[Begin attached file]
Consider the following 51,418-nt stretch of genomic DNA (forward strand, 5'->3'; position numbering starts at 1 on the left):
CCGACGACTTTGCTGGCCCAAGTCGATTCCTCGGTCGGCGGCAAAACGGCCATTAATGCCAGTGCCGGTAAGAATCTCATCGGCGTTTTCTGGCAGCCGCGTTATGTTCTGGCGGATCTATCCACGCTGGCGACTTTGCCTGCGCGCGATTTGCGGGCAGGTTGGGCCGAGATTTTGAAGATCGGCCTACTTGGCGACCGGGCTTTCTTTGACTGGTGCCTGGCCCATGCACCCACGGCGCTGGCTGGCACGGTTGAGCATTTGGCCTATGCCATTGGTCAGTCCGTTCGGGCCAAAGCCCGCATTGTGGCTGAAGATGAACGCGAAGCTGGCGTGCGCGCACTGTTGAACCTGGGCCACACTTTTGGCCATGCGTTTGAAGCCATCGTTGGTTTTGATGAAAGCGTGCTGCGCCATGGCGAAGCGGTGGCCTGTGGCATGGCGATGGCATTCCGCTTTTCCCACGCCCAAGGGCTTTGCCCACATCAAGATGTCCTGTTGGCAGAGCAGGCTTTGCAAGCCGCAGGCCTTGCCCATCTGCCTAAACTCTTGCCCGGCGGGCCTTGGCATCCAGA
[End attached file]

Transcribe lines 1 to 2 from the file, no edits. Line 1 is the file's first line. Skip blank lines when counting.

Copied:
Consider the following 51,418-nt stretch of genomic DNA (forward strand, 5'->3'; position numbering starts at 1 on the left):
CCGACGACTTTGCTGGCCCAAGTCGATTCCTCGGTCGGCGGCAAAACGGCCATTAATGCCAGTGCCGGTAAGAATCTCATCGGCGTTTTCTGGCAGCCGCGTTATGTTCTGGCGGATCTATCCACGCTGGCGACTTTGCCTGCGCGCGATTTGCGGGCAGGTTGGGCCGAGATTTTGAAGATCGGCCTACTTGGCGACCGGGCTTTCTTTGACTGGTGCCTGGCCCATGCACCCACGGCGCTGGCTGGCACGGTTGAGCATTTGGCCTATGCCATTGGTCAGTCCGTTCGGGCCAAAGCCCGCATTGTGGCTGAAGATGAACGCGAAGCTGGCGTGCGCGCACTGTTGAACCTGGGCCACACTTTTGGCCATGCGTTTGAAGCCATCGTTGGTTTTGATGAAAGCGTGCTGCGCCATGGCGAAGCGGTGGCCTGTGGCATGGCGATGGCATTCCGCTTTTCCCACGCCCAAGGGCTTTGCCCACATCAAGATGTCCTGTTGGCAGAGCAGGCTTTGCAAGCCGCAGGCCTTGCCCATCTGCCTAAACTCTTGCCCGGCGGGCCTTGGCATCCAGA